Mud, mud, mud, and some hard snow! Yeah, running down hill in mud and hard snow is much more enticing than uphill in it! About 4.5 miles was pretty wet, muddy, and sloshy. But, once I arrived at the next aide I realized how much I loved night running. There was a nice fire, dill pickles, hot broth, and some other stinky runners. All supported by amazing aide station volunteers!
This was my brother’s (Nate) first time to run this far in the mountains, nonetheless in the dark and through the night. He was a stud of a pacer, which I should mention both my pacers (Todd and Nate) were nothing short of a tender mercy in this race. No runner should underestimate the positive influence of a fresh pacer. It was fun to see Nate’s amazement of the bizarreness of the sport!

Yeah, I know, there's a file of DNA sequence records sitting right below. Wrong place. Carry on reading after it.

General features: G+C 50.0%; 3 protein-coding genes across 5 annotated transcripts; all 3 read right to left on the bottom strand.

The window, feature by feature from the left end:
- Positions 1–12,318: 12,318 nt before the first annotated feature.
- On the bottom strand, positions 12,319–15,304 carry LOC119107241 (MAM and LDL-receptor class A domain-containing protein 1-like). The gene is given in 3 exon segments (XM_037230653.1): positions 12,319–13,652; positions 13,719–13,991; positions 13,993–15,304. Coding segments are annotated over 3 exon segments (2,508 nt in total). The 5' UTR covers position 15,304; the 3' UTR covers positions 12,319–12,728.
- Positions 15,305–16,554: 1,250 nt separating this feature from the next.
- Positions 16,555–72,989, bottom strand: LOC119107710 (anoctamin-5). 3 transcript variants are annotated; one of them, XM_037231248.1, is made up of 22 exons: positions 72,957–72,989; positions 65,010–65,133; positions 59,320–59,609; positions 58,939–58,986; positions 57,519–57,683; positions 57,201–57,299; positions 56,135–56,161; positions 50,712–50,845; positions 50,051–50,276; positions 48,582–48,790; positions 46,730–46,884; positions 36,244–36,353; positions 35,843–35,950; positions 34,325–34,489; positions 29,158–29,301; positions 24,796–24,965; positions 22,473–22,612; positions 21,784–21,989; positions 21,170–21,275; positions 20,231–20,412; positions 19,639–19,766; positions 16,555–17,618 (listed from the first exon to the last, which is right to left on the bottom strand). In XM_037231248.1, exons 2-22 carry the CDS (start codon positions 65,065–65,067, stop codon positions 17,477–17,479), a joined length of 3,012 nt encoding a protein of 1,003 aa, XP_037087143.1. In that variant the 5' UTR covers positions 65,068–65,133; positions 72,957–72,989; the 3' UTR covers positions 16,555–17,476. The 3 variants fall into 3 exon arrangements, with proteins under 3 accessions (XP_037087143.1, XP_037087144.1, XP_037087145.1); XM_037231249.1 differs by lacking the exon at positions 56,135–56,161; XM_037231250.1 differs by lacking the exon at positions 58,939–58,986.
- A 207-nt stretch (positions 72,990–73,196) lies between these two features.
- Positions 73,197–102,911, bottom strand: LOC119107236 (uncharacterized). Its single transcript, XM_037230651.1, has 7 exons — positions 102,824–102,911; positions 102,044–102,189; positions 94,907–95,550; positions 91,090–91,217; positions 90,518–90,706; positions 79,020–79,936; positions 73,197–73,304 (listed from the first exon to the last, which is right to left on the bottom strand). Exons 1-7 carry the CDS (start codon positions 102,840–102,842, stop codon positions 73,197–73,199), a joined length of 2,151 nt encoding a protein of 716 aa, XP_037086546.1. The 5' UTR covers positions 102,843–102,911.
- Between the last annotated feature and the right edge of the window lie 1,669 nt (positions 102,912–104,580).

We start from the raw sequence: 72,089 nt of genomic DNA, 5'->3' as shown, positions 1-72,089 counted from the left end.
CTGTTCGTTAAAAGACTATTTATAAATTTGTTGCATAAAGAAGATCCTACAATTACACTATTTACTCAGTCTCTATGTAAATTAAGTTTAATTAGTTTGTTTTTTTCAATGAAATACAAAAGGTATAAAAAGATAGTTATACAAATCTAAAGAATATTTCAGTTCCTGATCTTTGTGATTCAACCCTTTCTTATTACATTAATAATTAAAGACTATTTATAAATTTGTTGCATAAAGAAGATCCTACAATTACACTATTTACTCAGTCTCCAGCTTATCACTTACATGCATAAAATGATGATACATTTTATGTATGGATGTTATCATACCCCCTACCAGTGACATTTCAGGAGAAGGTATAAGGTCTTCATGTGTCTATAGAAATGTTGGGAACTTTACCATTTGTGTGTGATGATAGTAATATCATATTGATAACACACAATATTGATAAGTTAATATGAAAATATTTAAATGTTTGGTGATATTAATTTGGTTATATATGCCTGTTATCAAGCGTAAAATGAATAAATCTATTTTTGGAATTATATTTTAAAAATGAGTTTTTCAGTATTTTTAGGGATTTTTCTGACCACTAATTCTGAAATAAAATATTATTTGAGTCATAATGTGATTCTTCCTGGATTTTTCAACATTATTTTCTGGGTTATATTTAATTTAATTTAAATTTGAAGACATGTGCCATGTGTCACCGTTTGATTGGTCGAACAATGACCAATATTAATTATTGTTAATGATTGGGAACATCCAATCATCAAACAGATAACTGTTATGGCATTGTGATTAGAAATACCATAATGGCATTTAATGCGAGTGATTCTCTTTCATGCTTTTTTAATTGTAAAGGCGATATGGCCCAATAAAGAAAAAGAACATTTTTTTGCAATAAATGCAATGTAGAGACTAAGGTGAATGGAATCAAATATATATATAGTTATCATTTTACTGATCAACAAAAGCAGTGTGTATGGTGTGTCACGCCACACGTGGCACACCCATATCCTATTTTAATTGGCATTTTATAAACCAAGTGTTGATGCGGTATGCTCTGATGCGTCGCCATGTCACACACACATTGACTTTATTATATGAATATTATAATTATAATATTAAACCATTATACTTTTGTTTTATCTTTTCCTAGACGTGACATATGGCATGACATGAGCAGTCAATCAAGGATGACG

Nate really came in handy when it was time to cross a pretty fast flowing river… The Big Horn Mountains have a nice sound to them. If you have ever been in a place where the only thing you hear is your breath, the birds, random sounds from wildlife, and a flowing river then you have experienced that perfect sound of tranquility. It is like running through a moment of stillness….. ahhhh so amazing! Well, that background noise of the river quickly got louder a few times, as the trail ran right into the bank of the river. Crossing the river in daylight is a blast. Crossing the river in the middle of the night after having ran for 18+ hours is tricky. One river crossing was simply a log cut in half (with a little more to it but not much) So, Nate went in front of me and I held on to his hydration pack. Later he humbly informed me he was plenty scared and felt me almost pulling him into the water, which was a very live fast moving flow of water.